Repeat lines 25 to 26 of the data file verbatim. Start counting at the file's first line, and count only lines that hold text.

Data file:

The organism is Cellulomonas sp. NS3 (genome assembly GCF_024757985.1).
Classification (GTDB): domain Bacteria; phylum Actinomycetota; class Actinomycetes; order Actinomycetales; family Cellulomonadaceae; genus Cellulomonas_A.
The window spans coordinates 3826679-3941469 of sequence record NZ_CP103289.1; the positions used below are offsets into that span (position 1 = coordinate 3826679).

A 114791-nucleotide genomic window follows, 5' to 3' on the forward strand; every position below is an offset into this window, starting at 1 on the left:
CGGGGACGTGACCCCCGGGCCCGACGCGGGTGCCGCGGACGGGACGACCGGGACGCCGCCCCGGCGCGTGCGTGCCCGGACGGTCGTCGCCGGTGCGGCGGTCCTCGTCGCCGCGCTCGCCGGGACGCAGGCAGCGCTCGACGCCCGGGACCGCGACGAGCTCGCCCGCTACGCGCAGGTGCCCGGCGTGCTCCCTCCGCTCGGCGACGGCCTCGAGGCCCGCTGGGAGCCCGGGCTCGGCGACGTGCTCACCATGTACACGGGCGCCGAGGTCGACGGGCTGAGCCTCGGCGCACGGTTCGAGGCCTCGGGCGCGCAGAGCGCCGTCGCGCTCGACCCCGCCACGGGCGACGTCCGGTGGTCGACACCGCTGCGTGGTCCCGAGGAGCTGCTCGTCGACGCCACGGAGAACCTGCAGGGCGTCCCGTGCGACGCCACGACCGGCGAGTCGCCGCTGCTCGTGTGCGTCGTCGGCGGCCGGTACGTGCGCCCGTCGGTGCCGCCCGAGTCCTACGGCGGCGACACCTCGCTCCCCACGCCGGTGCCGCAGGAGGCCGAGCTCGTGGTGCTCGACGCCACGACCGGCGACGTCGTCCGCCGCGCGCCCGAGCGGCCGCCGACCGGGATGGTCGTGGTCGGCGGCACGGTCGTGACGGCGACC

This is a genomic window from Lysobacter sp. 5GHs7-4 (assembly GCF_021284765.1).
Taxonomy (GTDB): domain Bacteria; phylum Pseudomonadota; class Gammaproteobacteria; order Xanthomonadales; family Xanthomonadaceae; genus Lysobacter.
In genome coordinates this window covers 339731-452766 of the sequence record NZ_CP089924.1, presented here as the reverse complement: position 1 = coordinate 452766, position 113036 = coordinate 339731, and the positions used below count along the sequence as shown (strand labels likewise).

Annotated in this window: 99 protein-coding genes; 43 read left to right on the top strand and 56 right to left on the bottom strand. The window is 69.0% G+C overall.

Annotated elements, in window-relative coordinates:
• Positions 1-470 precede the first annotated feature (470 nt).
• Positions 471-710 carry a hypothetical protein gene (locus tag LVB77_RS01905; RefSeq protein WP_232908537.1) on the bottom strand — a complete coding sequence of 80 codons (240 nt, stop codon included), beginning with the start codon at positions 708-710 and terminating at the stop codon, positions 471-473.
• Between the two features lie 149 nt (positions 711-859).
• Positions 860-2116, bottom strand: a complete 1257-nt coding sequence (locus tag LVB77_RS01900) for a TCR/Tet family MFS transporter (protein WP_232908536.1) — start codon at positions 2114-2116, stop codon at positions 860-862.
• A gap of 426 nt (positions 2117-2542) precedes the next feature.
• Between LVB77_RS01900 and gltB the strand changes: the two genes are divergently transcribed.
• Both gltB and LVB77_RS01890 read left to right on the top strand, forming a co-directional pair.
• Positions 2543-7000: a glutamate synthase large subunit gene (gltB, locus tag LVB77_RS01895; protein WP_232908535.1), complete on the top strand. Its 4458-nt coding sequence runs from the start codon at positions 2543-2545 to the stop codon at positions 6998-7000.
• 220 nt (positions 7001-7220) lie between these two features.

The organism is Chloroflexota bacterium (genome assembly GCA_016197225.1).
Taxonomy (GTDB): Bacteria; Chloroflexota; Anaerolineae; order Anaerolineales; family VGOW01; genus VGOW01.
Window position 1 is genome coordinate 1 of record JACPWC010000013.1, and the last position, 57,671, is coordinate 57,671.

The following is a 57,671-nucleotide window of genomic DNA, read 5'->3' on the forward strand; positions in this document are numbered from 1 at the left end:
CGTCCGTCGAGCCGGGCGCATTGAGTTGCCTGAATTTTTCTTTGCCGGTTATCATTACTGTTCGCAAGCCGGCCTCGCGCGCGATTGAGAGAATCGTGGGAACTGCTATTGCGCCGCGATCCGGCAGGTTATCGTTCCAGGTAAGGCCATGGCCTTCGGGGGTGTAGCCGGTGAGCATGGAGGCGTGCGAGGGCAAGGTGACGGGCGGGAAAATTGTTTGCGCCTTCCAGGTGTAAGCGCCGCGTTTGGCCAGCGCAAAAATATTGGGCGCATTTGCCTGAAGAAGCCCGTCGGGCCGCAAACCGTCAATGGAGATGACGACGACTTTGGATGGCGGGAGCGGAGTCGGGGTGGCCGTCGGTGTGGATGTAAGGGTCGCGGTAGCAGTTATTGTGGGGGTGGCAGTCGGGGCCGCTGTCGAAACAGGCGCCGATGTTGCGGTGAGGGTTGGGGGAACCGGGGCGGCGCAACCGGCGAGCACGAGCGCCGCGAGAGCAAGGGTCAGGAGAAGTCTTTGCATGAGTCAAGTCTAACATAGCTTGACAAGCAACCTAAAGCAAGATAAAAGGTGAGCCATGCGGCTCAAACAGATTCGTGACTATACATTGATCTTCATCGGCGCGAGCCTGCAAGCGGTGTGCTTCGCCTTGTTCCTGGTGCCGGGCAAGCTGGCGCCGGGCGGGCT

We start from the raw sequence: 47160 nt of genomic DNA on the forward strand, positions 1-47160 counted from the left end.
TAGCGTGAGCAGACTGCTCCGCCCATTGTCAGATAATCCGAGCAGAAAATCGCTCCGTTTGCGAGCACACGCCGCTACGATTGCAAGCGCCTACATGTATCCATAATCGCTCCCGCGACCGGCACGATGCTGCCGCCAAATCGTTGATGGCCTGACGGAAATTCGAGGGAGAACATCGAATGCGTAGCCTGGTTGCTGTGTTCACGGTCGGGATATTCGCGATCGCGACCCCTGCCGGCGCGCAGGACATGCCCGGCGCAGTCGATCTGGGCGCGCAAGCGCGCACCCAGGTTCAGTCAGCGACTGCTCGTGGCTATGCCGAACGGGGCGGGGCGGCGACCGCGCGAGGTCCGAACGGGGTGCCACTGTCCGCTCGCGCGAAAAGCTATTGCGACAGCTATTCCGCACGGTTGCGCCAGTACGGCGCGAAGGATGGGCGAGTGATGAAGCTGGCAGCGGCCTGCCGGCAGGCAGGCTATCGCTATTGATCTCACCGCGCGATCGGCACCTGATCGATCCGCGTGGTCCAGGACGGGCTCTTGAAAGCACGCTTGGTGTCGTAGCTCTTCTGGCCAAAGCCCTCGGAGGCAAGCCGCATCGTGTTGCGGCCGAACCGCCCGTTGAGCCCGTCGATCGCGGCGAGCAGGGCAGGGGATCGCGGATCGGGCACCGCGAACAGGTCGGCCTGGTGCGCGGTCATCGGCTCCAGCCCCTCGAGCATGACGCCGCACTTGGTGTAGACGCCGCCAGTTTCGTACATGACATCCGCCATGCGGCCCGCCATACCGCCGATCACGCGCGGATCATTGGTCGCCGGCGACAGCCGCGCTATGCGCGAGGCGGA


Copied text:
We start from the raw sequence: 47160 nt of genomic DNA on the forward strand, positions 1-47160 counted from the left end.
TAGCGTGAGCAGACTGCTCCGCCCATTGTCAGATAATCCGAGCAGAAAATCGCTCCGTTTGCGAGCACACGCCGCTACGATTGCAAGCGCCTACATGTATCCATAATCGCTCCCGCGACCGGCACGATGCTGCCGCCAAATCGTTGATGGCCTGACGGAAATTCGAGGGAGAACATCGAATGCGTAGCCTGGTTGCTGTGTTCACGGTCGGGATATTCGCGATCGCGACCCCTGCCGGCGCGCAGGACATGCCCGGCGCAGTCGATCTGGGCGCGCAAGCGCGCACCCAGGTTCAGTCAGCGACTGCTCGTGGCTATGCCGAACGGGGCGGGGCGGCGACCGCGCGAGGTCCGAACGGGGTGCCACTGTCCGCTCGCGCGAAAAGCTATTGCGACAGCTATTCCGCACGGTTGCGCCAGTACGGCGCGAAGGATGGGCGAGTGATGAAGCTGGCAGCGGCCTGCCGGCAGGCAGGCTATCGCTATTGATCTCACCGCGCGATCGGCACCTGATCGATCCGCGTGGTCCAGGACGGGCTCTTGAAAGCACGCTTGGTGTCGTAGCTCTTCTGGCCAAAGCCCTCGGAGGCAAGCCGCATCGTGTTGCGGCCGAACCGCCCGTTGAGCCCGTCGATCGCGGCGAGCAGGGCAGGGGATCGCGGATCGGGCACCGCGAACAGGTCGGCCTGGTGCGCGGTCATCGGCTCCAGCCCCTCGAGCATGACGCCGCACTTGGTGTAGACGCCGCCAGTTTCGTACATGACATCCGCCATGCGGCCCGCCATACCGCCGATCACGCGCGGATCATTGGTCGCCGGCGACAGCCGCGCTATGCGCGAGGCGGA